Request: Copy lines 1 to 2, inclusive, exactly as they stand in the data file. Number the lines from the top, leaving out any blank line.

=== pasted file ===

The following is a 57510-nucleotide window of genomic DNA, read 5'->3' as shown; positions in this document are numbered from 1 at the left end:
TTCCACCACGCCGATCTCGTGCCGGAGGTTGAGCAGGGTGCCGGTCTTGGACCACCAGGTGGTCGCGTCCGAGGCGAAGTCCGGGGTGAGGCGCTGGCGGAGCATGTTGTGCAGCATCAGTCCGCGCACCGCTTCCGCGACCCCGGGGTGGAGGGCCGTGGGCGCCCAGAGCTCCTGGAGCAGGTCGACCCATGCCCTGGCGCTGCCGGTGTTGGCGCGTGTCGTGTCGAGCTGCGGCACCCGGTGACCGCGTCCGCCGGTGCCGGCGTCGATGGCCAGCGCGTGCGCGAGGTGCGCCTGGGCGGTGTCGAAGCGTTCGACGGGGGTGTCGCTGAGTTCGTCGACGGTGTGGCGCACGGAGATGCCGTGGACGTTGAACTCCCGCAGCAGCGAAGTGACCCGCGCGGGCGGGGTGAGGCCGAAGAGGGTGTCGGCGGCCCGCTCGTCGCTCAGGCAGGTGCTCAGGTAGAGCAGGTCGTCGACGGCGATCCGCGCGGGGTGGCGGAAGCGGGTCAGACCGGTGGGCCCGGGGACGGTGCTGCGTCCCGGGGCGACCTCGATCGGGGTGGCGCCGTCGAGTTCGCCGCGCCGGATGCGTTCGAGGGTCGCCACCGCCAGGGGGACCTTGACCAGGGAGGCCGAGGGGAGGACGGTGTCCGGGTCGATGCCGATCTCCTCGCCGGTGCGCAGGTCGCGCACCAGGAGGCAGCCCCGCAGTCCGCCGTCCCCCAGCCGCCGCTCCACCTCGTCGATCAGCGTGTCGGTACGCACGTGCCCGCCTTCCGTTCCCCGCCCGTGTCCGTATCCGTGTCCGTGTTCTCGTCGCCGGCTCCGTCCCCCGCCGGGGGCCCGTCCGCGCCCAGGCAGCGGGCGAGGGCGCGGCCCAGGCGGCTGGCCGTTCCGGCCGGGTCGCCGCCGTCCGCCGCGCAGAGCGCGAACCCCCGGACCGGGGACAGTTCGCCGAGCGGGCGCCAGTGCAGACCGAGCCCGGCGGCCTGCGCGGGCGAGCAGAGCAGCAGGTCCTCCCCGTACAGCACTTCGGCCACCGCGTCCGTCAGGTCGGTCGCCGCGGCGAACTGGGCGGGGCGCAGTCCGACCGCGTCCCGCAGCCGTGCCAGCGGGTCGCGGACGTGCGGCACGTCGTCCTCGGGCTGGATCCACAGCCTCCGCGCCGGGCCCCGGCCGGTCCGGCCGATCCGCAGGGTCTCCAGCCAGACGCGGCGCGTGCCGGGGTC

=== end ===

The following is a 57510-nucleotide window of genomic DNA, read 5'->3' as shown; positions in this document are numbered from 1 at the left end:
TTCCACCACGCCGATCTCGTGCCGGAGGTTGAGCAGGGTGCCGGTCTTGGACCACCAGGTGGTCGCGTCCGAGGCGAAGTCCGGGGTGAGGCGCTGGCGGAGCATGTTGTGCAGCATCAGTCCGCGCACCGCTTCCGCGACCCCGGGGTGGAGGGCCGTGGGCGCCCAGAGCTCCTGGAGCAGGTCGACCCATGCCCTGGCGCTGCCGGTGTTGGCGCGTGTCGTGTCGAGCTGCGGCACCCGGTGACCGCGTCCGCCGGTGCCGGCGTCGATGGCCAGCGCGTGCGCGAGGTGCGCCTGGGCGGTGTCGAAGCGTTCGACGGGGGTGTCGCTGAGTTCGTCGACGGTGTGGCGCACGGAGATGCCGTGGACGTTGAACTCCCGCAGCAGCGAAGTGACCCGCGCGGGCGGGGTGAGGCCGAAGAGGGTGTCGGCGGCCCGCTCGTCGCTCAGGCAGGTGCTCAGGTAGAGCAGGTCGTCGACGGCGATCCGCGCGGGGTGGCGGAAGCGGGTCAGACCGGTGGGCCCGGGGACGGTGCTGCGTCCCGGGGCGACCTCGATCGGGGTGGCGCCGTCGAGTTCGCCGCGCCGGATGCGTTCGAGGGTCGCCACCGCCAGGGGGACCTTGACCAGGGAGGCCGAGGGGAGGACGGTGTCCGGGTCGATGCCGATCTCCTCGCCGGTGCGCAGGTCGCGCACCAGGAGGCAGCCCCGCAGTCCGCCGTCCCCCAGCCGCCGCTCCACCTCGTCGATCAGCGTGTCGGTACGCACGTGCCCGCCTTCCGTTCCCCGCCCGTGTCCGTATCCGTGTCCGTGTTCTCGTCGCCGGCTCCGTCCCCCGCCGGGGGCCCGTCCGCGCCCAGGCAGCGGGCGAGGGCGCGGCCCAGGCGGCTGGCCGTTCCGGCCGGGTCGCCGCCGTCCGCCGCGCAGAGCGCGAACCCCCGGACCGGGGACAGTTCGCCGAGCGGGCGCCAGTGCAGACCGAGCCCGGCGGCCTGCGCGGGCGAGCAGAGCAGCAGGTCCTCCCCGTACAGCACTTCGGCCACCGCGTCCGTCAGGTCGGTCGCCGCGGCGAACTGGGCGGGGCGCAGTCCGACCGCGTCCCGCAGCCGTGCCAGCGGGTCGCGGACGTGCGGCACGTCGTCCTCGGGCTGGATCCACAGCCTCCGCGCCGGGCCCCGGCCGGTCCGGCCGATCCGCAGGGTCTCCAGCCAGACGCGGCGCGTGCCGGGGTC